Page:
Hi to all of you… hope you’re well and full `o’ beans. I am now ‘Zanzibar returned’ and a much happier person for it…

The famous spice island (Unguja for the locals) lives up to its myth… even when all I caught was a glimpse of its capital, Stone Town, infamous in history as slave trade centre. I, however, was all a swoon over the graceful, beach front buildings – white-washed, spacious, mostly wood, with arches and latticed windows and high ceilings – more curves than straight lines, and distinctly, elegantly Arabic influenced.

And in front of them was the blue, blue sea, well stocked with fishing boats and small motorboats with rounded, orange covers for the wazungus (white tourists) and a cruiser or two, pointing to the fact that I need to increase my marine crafts vocabulary double quick…! Once I spied a dhow – its triangular sail a thing of beauty and simplicity – crawl ever so sloooowly across the bay and decided that romantic though this boat looks, I’d rather view one than travel in it!

The Zanzibari’s are graceful too, particularly the women, usually in flimsy black hijabs, with their faces uncovered, and wearing, often over their head a gay red tightly drawn scarf, also made of flimsy cloth. One teenager displayed her naval under her hijab, as she was wearing under it the low slung jeans and short t-shirt, popular with all teens everywhere these days! I may invest in one of these rather seductive garments myself..! (May also be useful to gain entry into mosques which are otherwise out of bounds…) The mixing of all that Arab, black African and Asian (Indian) blood has sure produced pleasing results, making me advocate for mixed-race unions yet again and just for that reason alone!

As for the males, the really striking creatures are the tall, slim, graceful Massai men, here on the mainland or in Zanzibar, with red and sometimes purple shawl-like garments draped around them, leaving one shoulder bare, carrying a staff or spear, with the loveliest beaded jewellery on their wrists, ankles, necks and ears. Sometimes they wear headpieces too. It goes to show (yet again) that men in general would be far more attractive if they wore more interesting clothing as well as sported some jewellery… (Hope you guys are keeping an open mind…) I don’t think they could compete with the Massai exactly but still…!

We stayed in a cheapish hotel (US12 per night) which was a nice building of the kind mentioned before with these gorgeous painted and tasseled wooden beds with blue mosquito nets producing an effect not unlike the hijabs on the ladies. In short: Everywhere the eye turns it encounters beauty. (To quote a pal who was perhaps quoting someone else!) Of course there’s garbage flung around in parts and a leaking sewer or two but who cares?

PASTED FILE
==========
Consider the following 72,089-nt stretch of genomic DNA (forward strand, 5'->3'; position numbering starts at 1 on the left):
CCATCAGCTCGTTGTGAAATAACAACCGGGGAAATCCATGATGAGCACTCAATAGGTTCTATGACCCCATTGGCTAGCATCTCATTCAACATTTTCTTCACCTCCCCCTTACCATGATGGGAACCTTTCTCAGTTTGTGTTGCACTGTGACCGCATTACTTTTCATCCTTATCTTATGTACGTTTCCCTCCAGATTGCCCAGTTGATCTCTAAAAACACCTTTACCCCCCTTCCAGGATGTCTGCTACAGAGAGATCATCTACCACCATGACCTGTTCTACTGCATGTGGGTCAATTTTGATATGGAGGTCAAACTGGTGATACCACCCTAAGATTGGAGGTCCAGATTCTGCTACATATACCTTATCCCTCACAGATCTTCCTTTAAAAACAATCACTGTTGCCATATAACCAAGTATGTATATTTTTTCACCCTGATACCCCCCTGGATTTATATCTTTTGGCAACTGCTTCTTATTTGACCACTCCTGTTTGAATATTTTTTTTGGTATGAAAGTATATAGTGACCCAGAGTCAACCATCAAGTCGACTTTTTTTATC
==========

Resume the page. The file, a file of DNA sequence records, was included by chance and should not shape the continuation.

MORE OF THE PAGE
We also walked through the narrow alleys flanked by pealing house fronts and shops – touristy and everyday – that form the labyrinthine Arabic quarters. In the touristy parts we were hustled, though gently. But left alone in the others. It’s customary here (as on the mainland) anyhow to greet people with Karibu (welcome) or Jambo (hello) and the vibe is generally relaxed and friendly. A no is taken quite well, often with a smile.

We had gone there (Elisabeth, a Swiss cooperant working at Haki and local colleagues L and A) to partake in the Zanzibar International Film Festival, which besides movies, showcases music, art, literary readings, from the “Dhow countries or countries of the Indian ocean – and there was also local theatre and craft particularly at the Women’s panorama. What was nice was that there were quite a few free events for the locals, and even the paid events, save for the opening, were TSH (Tanzanian shilling) 500 which is about 50 cents US. In fact, they even tour the villages on the island with the movies and movie equipment.

The opening night was a joyous celebration held in the stone amphitheatre of the Old Fort which is a sturdy and well preserved building right on the waterfront, and featured a Zimbabwe woman singer (Stella Chiweshe) a qawali group from India, spirited speeches from the chair people, dancers from Tanzania’s Iringa region (they wore cowbells!) and CDR (Congo) director’s musical, political satire in French and a local language, called in English, “The Governors New Clothes.”